Monday, May 2, 2011

Book Review: Nowhere Near Normal by Traci Foust

When I saw this one on Simon and Schuster's Galley Grab last month I knew I'd have to read it.  It's a memoir written by a woman who grew up with severe OCD.  I was particularly interested in the religious facets of her OCD because I had some similar obsessions as a child.  For example, if I knew someone was travelling and I thought of that person, I had to stop and pray for them for a sufficient amount of time in order to keep them from dying.  If I didn't pray, and they died in a travel accident, I knew it would be my fault.  Weird and irrational, but that's what I thought.  The author has some similar obsessions, but to a much greater extent.  In fact, her OCD is so uncontrollable that her family sends her to live in the family-owned nursing home for a period of time.  The main focus of the book is on Faust's childhood, although we also get to see her grow up, mature, and learn to live with a devastating mental illness.

Writing
I enjoyed the writing at the beginning of the book, but it got old quickly.  It was very stream of consciousness with long run on sentences.  It worked great when describing her childhood, but after a few hundred pages I was getting tired of it.  I also felt like it was more suited to writing about childhood than it was to adulthood, which takes up a third or so of the book.  I also felt like the book never reached a satisfying conclusion.  When I read the last page, I wondered where the rest of the book was.  The author's story seems to just stop in the middle.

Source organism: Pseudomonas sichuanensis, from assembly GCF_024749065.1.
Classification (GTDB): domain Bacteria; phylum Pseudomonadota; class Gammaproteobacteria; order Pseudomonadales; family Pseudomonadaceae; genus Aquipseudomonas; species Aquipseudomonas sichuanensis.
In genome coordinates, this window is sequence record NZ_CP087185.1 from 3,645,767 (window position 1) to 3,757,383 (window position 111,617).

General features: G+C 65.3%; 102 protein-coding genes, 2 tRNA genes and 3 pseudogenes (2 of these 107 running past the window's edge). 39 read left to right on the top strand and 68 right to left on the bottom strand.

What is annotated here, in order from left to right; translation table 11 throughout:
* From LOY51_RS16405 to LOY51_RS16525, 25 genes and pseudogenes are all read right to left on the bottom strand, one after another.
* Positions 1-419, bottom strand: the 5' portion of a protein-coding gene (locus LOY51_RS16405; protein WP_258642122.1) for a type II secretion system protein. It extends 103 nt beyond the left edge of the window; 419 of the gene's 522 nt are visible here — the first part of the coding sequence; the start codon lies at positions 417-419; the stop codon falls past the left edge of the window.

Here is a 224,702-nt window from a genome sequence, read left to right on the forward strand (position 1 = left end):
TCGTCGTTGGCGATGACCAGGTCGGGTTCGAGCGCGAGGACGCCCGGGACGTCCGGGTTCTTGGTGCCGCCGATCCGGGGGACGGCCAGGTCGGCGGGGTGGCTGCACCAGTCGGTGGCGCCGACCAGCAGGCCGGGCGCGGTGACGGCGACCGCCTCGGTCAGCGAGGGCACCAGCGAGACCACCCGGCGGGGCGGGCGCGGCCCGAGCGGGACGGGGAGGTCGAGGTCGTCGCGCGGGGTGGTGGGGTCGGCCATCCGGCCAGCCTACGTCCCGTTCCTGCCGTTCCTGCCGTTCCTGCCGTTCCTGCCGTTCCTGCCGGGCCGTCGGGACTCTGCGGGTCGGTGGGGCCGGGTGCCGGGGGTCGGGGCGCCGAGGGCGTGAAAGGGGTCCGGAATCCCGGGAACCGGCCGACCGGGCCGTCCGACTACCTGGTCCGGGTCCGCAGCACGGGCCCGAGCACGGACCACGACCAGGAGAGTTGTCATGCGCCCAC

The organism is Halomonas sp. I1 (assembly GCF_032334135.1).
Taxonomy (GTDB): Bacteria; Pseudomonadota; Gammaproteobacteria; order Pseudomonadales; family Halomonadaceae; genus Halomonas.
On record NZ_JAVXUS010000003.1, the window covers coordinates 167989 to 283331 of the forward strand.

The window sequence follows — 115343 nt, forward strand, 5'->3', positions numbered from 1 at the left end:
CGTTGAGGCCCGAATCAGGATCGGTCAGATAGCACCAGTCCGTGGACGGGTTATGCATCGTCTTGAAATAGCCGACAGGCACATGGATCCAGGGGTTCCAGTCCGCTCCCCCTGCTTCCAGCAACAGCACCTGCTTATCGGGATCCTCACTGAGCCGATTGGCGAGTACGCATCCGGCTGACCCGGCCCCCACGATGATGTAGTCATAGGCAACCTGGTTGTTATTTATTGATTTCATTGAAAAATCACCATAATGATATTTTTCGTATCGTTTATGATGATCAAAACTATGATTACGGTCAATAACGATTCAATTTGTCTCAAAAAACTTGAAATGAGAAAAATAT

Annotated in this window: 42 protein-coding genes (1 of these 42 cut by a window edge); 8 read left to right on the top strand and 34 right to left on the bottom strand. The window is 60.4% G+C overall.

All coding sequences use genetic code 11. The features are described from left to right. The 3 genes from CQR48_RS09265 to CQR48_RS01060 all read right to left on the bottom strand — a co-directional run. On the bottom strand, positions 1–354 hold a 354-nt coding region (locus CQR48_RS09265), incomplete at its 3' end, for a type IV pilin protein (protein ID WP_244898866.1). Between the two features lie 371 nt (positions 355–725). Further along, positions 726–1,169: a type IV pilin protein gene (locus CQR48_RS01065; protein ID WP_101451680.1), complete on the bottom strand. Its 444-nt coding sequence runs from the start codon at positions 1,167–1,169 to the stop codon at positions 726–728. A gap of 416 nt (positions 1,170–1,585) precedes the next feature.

MST3K
Definitely a good read.  I was sucked in, I cared about the author, I cared about her family, I have no complaints other than that I didn't feel like the ending was right.  It just seemed like there should be more to the story - although it may just be that the author hasn't lived the ending yet, since this is a memoir.  I definitely connected with the author, and I found her stories interesting, though sad. 

I recommend to people who are interested in childhood mental illness or who have a special interest in memoir.  It's not the best mental illness memoir I've read, but it's not the worst either.

Thank you Simon and Schuster for making this available through Galley Grab!

More to come tomorrow (I hope) on the Ringgold fundraiser - I'm still working on finalizing details.

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